In Saints-Crazed New Orleans, ‘We’ve Already Won. The Healing’s Begun’
Editor’s note: The New Orleans Saints upset Indianapolis, 31-17, on Sunday night, clinching their first Super Bowl victory. For more on their championship season and what it means to New Orleans as it continues its recovery from Hurricane Katrina, check out Louisiana Public Broadcasting’s coverage.
NEW ORLEANS | Driving out of Louis Armstrong New Orleans International Airport, it’s impossible to miss the giant billboard dedicated to the city’s No. 1 religion these days: the Saints.
“BLESS YOU BOYS,” it reads, spelled out in the football team’s colors of black and old gold, and flanked by fleurs-de-lis.
The separation of church and state may be under constant debate across the U.S., but church and football are closely linked in this still-recovering city ahead of the Super Bowl.
Less than five years ago, the Saints’ home — the Louisiana Superdome — housed around 30,000 New Orleanians after Hurricane Katrina. People were stranded in the dome without power or plumbing as temperatures rose to 95 degrees, baking the smells of trash, feces and mold.
But the Saints, the city and the people of New Orleans have been born-again. After a more than $200 million renovation, the Superdome reopened in 2006, and its home team is playing in its first-ever championship game against the favored Indianapolis Colts in South Florida.
Evidence of the Saints’ success lifting spirits is apparent all around the Crescent City. Near the French Market, a crowd gathered around a brass band and a Joan of Arc impersonator near the French heroine’s statue. They solemnly read aloud “A Super Bowl Prayer to the Maid of New Orleans,” which ended “Amen. Who Dat?” — the team’s chant.
On Saturday in the French Quarter, Kenny Williams shouted “Who Dat!” to a crowd dancing to a live band. “The energy — this is what we came home for,” he said. “I’m only in the States for 100 hours but I knew I wanted to be back for this. I knew I’d never miss it.”
Williams and his wife are from New Orleans but work for an oil company in the Middle East. On Thursday, they flew from Saudi Arabia to Miami–home of this year’s Super Bowl — to New Orleans. Williams sported a green, yellow and purple fur Mardi Gras hat, Saints beads and custom black pants.
“I’ve been decked out in Saints gear since Thursday and I hope you like these pants because I’m wearing them every day,” he said, pointing to his pants covered with gold drawings of the state of Louisiana and the team’s name. He had to take the material to Thailand to get the pants made — and he was determined to get good use out of them.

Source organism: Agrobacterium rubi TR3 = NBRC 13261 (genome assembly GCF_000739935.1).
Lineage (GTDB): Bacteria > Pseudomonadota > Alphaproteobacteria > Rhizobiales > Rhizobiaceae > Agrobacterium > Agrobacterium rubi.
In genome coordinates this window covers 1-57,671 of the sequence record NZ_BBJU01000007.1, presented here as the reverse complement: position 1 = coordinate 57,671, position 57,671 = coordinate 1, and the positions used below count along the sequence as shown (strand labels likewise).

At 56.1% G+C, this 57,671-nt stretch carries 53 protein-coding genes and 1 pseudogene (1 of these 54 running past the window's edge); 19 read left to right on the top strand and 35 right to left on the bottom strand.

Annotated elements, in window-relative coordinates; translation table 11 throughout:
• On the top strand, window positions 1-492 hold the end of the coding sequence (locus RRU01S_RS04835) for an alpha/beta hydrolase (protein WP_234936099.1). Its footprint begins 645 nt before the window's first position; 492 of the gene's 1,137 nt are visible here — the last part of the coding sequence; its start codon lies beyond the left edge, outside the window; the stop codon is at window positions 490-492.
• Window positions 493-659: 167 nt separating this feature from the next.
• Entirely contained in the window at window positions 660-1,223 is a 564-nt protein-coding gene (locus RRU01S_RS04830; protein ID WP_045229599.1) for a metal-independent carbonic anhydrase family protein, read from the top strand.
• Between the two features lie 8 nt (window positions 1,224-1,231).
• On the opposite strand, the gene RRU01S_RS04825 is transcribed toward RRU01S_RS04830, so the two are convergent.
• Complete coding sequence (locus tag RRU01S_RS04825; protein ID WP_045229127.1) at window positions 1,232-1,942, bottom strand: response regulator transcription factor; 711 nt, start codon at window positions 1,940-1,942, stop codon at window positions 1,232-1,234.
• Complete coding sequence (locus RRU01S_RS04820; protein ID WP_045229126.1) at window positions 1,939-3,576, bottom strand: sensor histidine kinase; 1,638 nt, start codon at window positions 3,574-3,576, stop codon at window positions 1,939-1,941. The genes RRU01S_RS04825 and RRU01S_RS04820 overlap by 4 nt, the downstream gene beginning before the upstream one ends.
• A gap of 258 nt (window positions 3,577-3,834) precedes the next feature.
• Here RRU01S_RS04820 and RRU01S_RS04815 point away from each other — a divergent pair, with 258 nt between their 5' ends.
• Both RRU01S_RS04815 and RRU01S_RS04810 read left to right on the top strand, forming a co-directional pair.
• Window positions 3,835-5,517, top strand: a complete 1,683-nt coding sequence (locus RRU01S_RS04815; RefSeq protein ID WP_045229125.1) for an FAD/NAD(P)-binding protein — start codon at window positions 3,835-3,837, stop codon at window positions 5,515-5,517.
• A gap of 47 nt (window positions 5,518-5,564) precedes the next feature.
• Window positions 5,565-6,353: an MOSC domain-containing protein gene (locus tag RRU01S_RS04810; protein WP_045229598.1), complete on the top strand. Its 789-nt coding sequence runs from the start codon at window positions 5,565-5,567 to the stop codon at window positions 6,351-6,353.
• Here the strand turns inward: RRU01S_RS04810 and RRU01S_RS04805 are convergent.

Like many New Orleans families, his family scattered after Katrina. The storm sent his parents to Houston and his brother to Mississippi. None of his family moved back after the storm, but he says that their hearts never really left. “You can take the Yat out of New Orleans but you can’t take New Orleans out of the Yat,” he said. (A Yat is a person who speaks in traditional New Orleans dialect.)
That undying dedication to the city and its football team was apparent all weekend. Second lines — unofficial parades of people enjoying a band’s music — broke out on just about every downtown corner. Every few blocks another band was playing “When the Saints Go Marching In,” with crowds gathering in front of them to dance and sing along.
Next to buildings decorated with Mardi Gras beads and streamers, a crowd at the corner of Rue St. Peter and Rue Royal shouted, “Who dat say gonna beat dem Saints? Who Dat! Who Dat!” as they danced.
“It’s one of those cities [where] you walk out the door and pick a direction, and the day will entertain you. It’s magical, and this is just part of that,” said Christine McMurdo-Wallis as she danced along with the music.
She and her partner Tom Anderson have lived in Baton Rouge for eight years and were gleeful about the city’s transformation after the hurricane. “It’s like a healing here in the city. Everybody’s talking about it and saying ‘Oh my god, we’ve already won. The healing’s begun,’” Anderson said.
Pamela Flow credited the city’s spiritual traditions with helping along its rebirth. “There’s something about this city and all the voodoo and big spirituality that it really is … like New Orleans resurrecting from the dead,” she said.
With Mardi Gras just around the corner, the city is on celebratory overload. Flow grew up in New Orleans but now lives in Florida. She makes it a habit to come back to Louisiana for Mardi Gras, and this year she said the Super Bowl “turned up the volume on everything.”
Matthew and Lynette Causey live in the Ninth Ward — the part of the city that was the hardest hit by the hurricane. Their home was invaded by seven feet of water during the storm, then by thieves in the aftermath. For a year and a half they lived in Baton Rouge as they rebuilt their house and their lives in New Orleans.
“I think it’s a survivor spirit,” said Lynette Causey, her face framed by a black and gold tinsel boa. “Katrina will always be a part of our lives. But to see that you can survive it and you can come back better and stronger–that’s a great feeling.”
And with that, the Saints and the city of New Orleans go marching on — win or lose.